"It was a good tackle by him; he got a little under me and hit my elbow," Benson said. "I've got to put more emphasis on ball control. It's definitely not something we want to have going into the season, so if we have one it's good it happened now.

"You have these. You're coming off of camp and you haven't had a lot of contact, not a lot of live tackling."

But he has had a lot of reps and Palmer noted how Benson told him before the game he felt bruised and sore. They both thought a four-yard run coming out of the end zone could have gone all the way if he didn't have camp legs.

"A shoestring," said Benson when asked how close he was to breaking it. "Fresh legs, you go right through that stuff."

On an odd night, the interception even had a good side. Even though he was called for holding on the play, the 6-7, 330-pound Whitworth raced down the field with Caldwell to recover Vilma's fumble at the 4 after Caldwell forced it from behind.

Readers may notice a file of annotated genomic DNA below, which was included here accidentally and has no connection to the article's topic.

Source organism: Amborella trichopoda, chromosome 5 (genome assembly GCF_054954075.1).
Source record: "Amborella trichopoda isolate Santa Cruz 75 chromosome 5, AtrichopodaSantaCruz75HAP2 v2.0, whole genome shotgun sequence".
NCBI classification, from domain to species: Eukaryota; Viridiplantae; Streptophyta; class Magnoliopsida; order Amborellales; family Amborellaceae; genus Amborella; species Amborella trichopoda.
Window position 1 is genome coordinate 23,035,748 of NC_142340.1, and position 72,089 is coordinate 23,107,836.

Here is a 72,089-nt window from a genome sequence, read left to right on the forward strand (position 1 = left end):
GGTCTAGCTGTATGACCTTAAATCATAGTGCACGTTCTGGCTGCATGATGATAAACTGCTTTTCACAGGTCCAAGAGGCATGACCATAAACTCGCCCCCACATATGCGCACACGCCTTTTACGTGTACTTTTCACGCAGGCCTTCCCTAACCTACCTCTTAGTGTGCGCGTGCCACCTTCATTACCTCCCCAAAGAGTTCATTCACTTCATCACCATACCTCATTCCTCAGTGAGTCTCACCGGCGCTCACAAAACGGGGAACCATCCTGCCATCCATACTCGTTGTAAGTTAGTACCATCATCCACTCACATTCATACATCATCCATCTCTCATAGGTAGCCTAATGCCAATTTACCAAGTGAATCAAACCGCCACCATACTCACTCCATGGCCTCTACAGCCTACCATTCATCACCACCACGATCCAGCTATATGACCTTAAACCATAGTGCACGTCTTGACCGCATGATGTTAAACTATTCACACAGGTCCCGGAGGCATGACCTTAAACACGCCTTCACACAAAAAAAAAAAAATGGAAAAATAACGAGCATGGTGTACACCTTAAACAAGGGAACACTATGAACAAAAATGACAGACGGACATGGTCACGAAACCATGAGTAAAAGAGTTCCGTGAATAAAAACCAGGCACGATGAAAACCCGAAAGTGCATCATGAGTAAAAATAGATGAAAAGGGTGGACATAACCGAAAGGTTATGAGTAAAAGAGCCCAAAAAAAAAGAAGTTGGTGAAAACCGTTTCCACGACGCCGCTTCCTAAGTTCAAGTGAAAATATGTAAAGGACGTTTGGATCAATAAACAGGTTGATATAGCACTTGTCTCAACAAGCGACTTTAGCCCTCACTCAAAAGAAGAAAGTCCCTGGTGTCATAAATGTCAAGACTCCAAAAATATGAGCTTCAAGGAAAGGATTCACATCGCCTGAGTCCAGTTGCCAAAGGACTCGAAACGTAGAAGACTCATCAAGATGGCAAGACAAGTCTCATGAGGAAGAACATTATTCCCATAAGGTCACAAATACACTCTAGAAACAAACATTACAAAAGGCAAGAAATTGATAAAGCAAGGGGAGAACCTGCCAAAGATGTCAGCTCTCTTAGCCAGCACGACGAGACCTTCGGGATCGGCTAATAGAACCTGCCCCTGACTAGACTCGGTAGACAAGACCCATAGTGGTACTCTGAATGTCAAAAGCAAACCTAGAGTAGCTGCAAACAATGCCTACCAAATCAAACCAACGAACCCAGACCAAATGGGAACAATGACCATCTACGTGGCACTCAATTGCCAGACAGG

"That's what we're about," Palmer said. "That's why I love Whit. That's why everybody in that locker room loves Whit. You let your team down, but you step right back up and get it back for your teammates. That was great."

Caldwell, known for his 4.3 40s, had a busy night. He caught two balls, ran one, and returned two kicks for 31 yards. But it was his defensive play that got the raves.

"That's what I do. I can run a little," Caldwell said. "Just try to make a play. Get a ball out. Try to help our team. We're not going to give up on a play. Always go hard. That lets you know we're not going to have a give up. We're going to fight to the finish."